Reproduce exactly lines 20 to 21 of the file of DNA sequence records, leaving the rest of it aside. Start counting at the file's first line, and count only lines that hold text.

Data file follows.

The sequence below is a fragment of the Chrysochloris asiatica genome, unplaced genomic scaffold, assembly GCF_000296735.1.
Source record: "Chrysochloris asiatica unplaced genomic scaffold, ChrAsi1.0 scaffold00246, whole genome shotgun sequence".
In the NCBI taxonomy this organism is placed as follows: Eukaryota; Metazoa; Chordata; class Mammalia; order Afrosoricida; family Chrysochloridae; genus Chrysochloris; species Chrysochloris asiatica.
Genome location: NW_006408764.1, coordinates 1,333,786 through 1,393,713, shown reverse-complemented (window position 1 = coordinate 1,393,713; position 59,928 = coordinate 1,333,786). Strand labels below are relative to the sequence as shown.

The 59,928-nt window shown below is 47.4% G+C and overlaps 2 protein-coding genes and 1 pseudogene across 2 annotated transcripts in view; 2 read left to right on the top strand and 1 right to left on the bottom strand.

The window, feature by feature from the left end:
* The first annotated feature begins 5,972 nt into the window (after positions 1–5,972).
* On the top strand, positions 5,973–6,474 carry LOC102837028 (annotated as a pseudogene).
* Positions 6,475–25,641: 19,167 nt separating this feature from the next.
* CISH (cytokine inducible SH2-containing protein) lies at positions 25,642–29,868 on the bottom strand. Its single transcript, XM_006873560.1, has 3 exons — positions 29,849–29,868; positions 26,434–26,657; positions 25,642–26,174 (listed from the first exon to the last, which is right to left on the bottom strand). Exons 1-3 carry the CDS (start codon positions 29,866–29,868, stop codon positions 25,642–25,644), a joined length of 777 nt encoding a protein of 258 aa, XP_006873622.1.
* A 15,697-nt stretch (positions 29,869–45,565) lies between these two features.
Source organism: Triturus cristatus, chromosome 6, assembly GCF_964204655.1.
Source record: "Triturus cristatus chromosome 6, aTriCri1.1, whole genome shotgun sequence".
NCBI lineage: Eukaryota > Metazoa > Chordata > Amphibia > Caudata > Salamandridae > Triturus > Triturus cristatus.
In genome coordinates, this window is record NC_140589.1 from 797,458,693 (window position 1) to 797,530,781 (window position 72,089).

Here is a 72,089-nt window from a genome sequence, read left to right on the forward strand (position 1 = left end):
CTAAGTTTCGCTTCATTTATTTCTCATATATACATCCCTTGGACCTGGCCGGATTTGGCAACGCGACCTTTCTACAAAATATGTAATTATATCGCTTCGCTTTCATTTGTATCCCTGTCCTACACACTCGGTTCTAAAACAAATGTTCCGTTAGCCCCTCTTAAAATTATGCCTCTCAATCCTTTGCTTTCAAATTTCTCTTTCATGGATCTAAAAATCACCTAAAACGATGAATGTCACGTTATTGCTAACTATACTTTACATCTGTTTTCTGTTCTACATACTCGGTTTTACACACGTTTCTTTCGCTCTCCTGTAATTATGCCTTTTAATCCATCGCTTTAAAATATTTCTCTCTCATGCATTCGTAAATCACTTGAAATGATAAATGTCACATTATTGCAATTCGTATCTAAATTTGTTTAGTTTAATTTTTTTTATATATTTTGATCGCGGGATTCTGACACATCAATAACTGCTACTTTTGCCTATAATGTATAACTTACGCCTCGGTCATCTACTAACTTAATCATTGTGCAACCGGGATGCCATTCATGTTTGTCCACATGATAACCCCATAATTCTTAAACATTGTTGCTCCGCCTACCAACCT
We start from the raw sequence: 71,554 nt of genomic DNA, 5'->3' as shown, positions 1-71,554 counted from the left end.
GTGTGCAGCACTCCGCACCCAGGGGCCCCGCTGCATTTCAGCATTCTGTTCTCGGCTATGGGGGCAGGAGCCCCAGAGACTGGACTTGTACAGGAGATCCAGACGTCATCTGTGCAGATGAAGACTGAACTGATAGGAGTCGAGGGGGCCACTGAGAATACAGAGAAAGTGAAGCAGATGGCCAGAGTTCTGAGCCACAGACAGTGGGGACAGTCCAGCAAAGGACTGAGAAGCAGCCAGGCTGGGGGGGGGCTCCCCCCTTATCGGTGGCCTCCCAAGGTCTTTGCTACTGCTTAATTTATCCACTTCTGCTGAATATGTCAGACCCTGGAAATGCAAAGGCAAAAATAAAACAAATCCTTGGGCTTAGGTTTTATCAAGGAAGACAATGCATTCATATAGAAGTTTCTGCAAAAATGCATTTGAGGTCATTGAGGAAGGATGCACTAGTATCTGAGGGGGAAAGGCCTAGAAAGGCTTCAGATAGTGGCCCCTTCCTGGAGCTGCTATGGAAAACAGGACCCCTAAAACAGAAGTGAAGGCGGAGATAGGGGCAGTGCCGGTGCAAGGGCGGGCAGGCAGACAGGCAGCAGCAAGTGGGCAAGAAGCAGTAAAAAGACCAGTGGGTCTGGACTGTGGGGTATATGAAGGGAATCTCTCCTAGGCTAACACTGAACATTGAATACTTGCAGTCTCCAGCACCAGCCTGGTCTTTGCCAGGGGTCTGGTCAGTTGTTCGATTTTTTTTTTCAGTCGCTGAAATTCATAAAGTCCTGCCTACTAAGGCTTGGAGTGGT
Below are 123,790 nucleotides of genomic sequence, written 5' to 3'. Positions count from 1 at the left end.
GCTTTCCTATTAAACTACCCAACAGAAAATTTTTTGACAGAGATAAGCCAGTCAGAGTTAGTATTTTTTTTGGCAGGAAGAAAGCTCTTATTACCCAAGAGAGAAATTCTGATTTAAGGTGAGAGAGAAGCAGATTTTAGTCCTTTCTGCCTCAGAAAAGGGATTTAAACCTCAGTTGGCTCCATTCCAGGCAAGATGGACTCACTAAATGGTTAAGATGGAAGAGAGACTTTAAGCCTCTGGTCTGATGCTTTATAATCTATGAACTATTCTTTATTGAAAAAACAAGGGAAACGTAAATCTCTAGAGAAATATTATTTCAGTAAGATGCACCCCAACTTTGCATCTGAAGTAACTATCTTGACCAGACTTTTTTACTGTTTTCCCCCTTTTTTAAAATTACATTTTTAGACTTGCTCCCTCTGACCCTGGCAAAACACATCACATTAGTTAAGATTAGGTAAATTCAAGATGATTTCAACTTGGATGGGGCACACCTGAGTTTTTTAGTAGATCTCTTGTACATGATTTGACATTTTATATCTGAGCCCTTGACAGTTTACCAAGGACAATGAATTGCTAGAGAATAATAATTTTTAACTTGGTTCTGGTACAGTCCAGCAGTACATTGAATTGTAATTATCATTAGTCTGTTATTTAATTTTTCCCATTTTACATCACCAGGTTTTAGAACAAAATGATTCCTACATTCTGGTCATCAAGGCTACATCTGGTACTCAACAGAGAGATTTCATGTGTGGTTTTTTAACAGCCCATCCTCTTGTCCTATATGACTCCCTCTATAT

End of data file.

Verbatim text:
Below are 123,790 nucleotides of genomic sequence, written 5' to 3'. Positions count from 1 at the left end.
GCTTTCCTATTAAACTACCCAACAGAAAATTTTTTGACAGAGATAAGCCAGTCAGAGTTAGTATTTTTTTTGGCAGGAAGAAAGCTCTTATTACCCAAGAGAGAAATTCTGATTTAAGGTGAGAGAGAAGCAGATTTTAGTCCTTTCTGCCTCAGAAAAGGGATTTAAACCTCAGTTGGCTCCATTCCAGGCAAGATGGACTCACTAAATGGTTAAGATGGAAGAGAGACTTTAAGCCTCTGGTCTGATGCTTTATAATCTATGAACTATTCTTTATTGAAAAAACAAGGGAAACGTAAATCTCTAGAGAAATATTATTTCAGTAAGATGCACCCCAACTTTGCATCTGAAGTAACTATCTTGACCAGACTTTTTTACTGTTTTCCCCCTTTTTTAAAATTACATTTTTAGACTTGCTCCCTCTGACCCTGGCAAAACACATCACATTAGTTAAGATTAGGTAAATTCAAGATGATTTCAACTTGGATGGGGCACACCTGAGTTTTTTAGTAGATCTCTTGTACATGATTTGACATTTTATATCTGAGCCCTTGACAGTTTACCAAGGACAATGAATTGCTAGAGAATAATAATTTTTAACTTGGTTCTGGTACAGTCCAGCAGTACATTGAATTGTAATTATCATTAGTCTGTTATTTAATTTTTCCCATTTTACATCACCAGGTTTTAGAACAAAATGATTCCTACATTCTGGTCATCAAGGCTACATCTGGTACTCAACAGAGAGATTTCATGTGTGGTTTTTTAACAGCCCATCCTCTTGTCCTATATGACTCCCTCTATAT